When Harriet Beecher Stowe writes in Uncle Tom’s Cabin (1852) that because Tom is “the hero of our story, we must daguerreotype [him] for our readers” (ch. 4) and describes Marie St. Clare looking with a “dissatisfied air” at a “daguerreotype, clear and soft as an engraving, representing Eva and her father sitting hand in hand” (ch. 15), she nods to the evident fact that by the mid-nineteenth century new visual technologies of all kinds had proliferated. A number of recent studies have claimed that nineteenth-century texts were influenced by these rapidly evolving technologies, which included the still and moving panorama, ambrotype, stereoscope, tintype, and cyanotype, to say nothing of the rise of magazine illustration, which flourished in the 1880s and 1890s such that pictures on a page began to compete with words and stories in a sometimes uneasy alliance. Some of these new technologies—such as the still panorama, in...
Artistic Liberties: American Literary Realism and Graphic Illustration, 1880–1905
Immersive Words: Mass Media, Visuality, and American Literature, 1839–1893
Martha J. Cutter is a professor of English and Africana studies at the University of Connecticut. She is the author of Unruly Tongue: Language and Identity in American Women’s Writing (Univ. Press of Mississippi, 1998), Lost and Found in Translation: Contemporary Ethnic American Writing and the Politics of Language Diversity (Univ. of North Carolina Press, 2005), and The Illustrated Slave: Empathy, Graphic Narrative, and the Visual Culture of the Transatlantic Abolition Movement, 1800–1852 (Univ. of Georgia Press, 2017). She is the coeditor (with Cathy Schlund-Vials) of Redrawing the Historical Past: History, Memory, and Multiethnic Graphic Novels (Univ. of Georgia Press, 2018) and has published more than thirty-five articles and book chapters on nineteenth- and twentieth-century American literature.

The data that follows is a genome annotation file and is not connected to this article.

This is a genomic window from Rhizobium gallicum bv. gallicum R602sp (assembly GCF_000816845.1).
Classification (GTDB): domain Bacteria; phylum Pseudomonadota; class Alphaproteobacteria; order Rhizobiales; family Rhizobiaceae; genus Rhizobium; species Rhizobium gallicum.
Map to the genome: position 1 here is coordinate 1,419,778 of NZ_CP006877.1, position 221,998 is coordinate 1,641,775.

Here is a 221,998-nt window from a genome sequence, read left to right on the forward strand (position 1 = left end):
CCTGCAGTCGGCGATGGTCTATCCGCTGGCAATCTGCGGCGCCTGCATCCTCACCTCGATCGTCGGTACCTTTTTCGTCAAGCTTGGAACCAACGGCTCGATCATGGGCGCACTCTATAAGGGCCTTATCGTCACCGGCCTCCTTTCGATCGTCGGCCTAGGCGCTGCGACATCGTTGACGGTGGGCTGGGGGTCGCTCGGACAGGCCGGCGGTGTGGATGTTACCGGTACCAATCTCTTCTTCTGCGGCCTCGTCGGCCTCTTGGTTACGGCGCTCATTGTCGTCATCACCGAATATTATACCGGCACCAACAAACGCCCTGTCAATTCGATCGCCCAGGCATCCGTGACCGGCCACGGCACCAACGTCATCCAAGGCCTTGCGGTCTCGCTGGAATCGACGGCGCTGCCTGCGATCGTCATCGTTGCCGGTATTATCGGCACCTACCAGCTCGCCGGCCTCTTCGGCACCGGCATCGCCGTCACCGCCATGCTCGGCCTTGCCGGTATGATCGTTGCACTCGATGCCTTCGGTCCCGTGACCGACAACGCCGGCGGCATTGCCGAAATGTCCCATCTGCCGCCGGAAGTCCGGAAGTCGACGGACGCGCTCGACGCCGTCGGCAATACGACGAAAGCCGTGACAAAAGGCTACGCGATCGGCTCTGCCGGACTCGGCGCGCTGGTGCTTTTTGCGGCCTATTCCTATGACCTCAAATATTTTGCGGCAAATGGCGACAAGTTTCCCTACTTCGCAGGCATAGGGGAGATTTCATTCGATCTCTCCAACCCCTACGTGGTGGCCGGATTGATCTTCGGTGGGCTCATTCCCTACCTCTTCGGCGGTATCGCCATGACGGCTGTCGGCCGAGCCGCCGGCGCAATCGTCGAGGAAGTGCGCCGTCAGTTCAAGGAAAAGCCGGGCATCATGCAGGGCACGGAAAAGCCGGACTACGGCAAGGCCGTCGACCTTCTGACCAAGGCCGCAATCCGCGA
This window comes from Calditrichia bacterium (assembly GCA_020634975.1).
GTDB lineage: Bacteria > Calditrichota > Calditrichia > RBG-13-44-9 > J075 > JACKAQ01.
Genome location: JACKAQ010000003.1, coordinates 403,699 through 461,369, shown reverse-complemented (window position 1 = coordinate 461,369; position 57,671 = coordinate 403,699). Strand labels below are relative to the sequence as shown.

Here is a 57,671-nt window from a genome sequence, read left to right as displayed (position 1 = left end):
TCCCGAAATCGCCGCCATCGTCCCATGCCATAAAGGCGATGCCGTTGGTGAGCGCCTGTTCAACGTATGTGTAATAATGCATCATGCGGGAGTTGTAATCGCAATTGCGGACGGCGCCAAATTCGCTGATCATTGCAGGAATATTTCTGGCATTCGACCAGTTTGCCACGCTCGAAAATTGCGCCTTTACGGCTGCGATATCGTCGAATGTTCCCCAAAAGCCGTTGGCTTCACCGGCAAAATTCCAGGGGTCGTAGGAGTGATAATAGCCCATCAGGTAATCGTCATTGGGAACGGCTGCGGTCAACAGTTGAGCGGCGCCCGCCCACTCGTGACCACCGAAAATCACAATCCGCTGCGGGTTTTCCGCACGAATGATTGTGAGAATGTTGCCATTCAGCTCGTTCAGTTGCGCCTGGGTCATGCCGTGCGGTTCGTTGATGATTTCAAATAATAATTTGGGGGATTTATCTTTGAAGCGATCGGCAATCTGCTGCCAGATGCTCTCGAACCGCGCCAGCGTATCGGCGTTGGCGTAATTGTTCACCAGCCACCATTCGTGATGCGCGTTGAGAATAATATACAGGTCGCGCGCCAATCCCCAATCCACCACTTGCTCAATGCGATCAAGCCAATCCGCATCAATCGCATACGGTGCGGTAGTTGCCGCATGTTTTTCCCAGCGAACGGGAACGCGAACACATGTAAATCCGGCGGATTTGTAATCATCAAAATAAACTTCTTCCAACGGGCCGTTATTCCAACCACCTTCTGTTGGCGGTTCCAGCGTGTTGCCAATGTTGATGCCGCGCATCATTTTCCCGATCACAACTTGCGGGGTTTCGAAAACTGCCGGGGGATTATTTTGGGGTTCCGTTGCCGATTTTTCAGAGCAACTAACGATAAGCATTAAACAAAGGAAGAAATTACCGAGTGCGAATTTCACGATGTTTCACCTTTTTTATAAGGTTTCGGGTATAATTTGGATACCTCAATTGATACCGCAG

Martha J. Cutter; Artistic Liberties: American Literary Realism and Graphic Illustration, 1880–1905
Immersive Words: Mass Media, Visuality, and American Literature, 1839–1893. American Literature 1 December 2018; 90 (4): 863–866. doi: https://doi.org/10.1215/00029831-7208599
Download citation file:
Sign in via your InstitutionSign In